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Nuclear Physics

Four new elements in the periodic table

Picture: Helmholtz

The periodic table of elements has now been expanded by four new additions. The international chemical union IUPAC have now officially consented to the introduction of the elements 113, 115, 117 and 118. Various research teams have succeeded in providing verification of the extremely short-lived atoms in recent years. But why are they looking for them in the first place?

The most famous table in science – the Table of Periodic Elements – finished until now with copernicium, the element with the atomic number 112. The atomic number indicates how many protons an atom has in its nucleus. The IUPAC (International Union of Pure and Applied Chemistry) have recently entered four additional elements into the table, thereby also officially recognising their existence. The new elements have 113, 115, 117 and 118 protons, respectively, in their nuclei. Discovery of elements with such high atomic numbers is so complicated because they are extremely unstable and exist for only a fraction of a second. They do not appear in nature. 

The element 117 was first discovered by Russian research scientists at the Research Centre Dubna in 2010. Scientists at the GSI Helmholtzzentrum für Schwerionenforschung (heavy ion research) in Darmstadt were also successful in substantiating the element in 2014. In order to create it, they bombarded berkelium atomic nuclei (element 97) with calcium atomic nuclei ((Element 20). This generated a fusion process, and a new atomic nucleus – the super heavyweight 117 – saw the light of day, albeit for only a moment. Successful verification of the short-lived element was achieved by the research scientists through measurement of its radioactive decay. This resulted in daughter nuclei that have a significantly longer lifespan and were measured as well.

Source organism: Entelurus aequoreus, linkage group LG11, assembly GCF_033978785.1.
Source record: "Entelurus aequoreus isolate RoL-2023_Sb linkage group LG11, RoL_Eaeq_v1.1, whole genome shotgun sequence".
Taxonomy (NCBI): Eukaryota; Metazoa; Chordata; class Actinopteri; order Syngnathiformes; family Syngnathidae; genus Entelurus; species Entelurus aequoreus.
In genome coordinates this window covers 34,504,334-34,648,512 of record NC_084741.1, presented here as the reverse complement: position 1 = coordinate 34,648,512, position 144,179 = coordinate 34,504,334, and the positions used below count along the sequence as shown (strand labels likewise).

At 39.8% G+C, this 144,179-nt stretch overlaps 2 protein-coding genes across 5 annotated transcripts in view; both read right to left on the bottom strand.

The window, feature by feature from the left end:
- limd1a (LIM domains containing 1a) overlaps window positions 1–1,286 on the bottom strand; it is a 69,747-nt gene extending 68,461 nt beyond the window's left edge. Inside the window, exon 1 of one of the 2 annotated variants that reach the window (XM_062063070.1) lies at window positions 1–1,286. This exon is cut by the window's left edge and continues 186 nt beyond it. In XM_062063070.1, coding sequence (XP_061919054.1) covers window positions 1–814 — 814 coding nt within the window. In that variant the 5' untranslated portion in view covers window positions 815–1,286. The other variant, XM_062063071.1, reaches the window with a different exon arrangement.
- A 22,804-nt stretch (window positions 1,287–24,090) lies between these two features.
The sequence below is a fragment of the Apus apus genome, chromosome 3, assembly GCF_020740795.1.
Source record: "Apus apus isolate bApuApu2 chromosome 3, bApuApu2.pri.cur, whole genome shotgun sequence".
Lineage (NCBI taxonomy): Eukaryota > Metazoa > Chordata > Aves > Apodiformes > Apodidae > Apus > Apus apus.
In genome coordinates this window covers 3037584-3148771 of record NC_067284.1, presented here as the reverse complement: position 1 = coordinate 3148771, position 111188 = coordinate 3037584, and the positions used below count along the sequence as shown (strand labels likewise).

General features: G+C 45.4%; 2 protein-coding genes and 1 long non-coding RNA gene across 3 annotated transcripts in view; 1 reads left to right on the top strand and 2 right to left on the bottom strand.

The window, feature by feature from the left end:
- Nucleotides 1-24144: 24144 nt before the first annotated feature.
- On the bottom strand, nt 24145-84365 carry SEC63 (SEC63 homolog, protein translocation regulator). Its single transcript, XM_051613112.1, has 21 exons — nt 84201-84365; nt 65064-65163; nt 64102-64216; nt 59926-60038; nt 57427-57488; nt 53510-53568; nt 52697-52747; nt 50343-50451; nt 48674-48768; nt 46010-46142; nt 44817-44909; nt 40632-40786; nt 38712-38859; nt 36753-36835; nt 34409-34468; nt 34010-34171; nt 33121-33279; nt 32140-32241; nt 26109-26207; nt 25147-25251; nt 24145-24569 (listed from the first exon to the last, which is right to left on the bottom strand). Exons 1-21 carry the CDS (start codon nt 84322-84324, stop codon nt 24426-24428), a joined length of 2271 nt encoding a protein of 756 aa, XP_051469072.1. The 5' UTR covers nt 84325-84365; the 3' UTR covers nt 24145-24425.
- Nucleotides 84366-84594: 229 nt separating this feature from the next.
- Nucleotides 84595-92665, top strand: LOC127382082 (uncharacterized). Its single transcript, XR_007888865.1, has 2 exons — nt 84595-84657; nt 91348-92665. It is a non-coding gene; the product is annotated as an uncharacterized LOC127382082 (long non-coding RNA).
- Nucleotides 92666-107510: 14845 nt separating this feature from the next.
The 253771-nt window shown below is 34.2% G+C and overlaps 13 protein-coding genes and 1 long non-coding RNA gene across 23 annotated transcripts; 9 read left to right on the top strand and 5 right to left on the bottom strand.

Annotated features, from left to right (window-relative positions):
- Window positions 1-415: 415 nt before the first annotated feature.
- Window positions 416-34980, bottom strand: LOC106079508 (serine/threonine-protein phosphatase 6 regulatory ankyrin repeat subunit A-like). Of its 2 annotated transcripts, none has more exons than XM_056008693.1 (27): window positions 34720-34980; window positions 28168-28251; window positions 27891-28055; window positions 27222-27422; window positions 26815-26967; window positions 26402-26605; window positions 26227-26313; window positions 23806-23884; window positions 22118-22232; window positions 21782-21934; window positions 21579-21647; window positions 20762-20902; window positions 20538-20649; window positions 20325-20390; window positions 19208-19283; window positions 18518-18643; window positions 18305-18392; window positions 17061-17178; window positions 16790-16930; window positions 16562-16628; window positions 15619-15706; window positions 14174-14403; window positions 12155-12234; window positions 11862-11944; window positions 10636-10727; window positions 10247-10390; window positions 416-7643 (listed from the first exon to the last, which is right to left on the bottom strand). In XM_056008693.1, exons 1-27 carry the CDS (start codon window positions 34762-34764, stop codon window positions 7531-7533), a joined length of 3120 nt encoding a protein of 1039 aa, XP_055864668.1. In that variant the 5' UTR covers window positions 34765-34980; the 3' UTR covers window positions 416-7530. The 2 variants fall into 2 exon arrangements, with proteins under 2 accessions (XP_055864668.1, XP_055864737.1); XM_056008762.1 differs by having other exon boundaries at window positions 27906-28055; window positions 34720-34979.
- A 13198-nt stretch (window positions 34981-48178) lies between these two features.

Scientists are attempting to generate heavy and unstable elements in order to learn more about the bonding properties in atomic nuclei. The discovery also serves to put the hypotheses of theoretical nuclear physics to the test. And the findings from these experiments in turn flow back into the theory. A so-called “island of stability” is theoretically conceivable. The more positively-charged protons come together in an atomic nucleus, the more unstable it generally becomes. Nevertheless, it is possible that certain, particularly heavy atomic nuclei return to a stable condition: thus, a constellation within the nucleus that does not allow immediate decay of the element. These elements could possibly then exist for minutes or even considerably longer. This would be a time span that could render practical application within the realm of possibility. 

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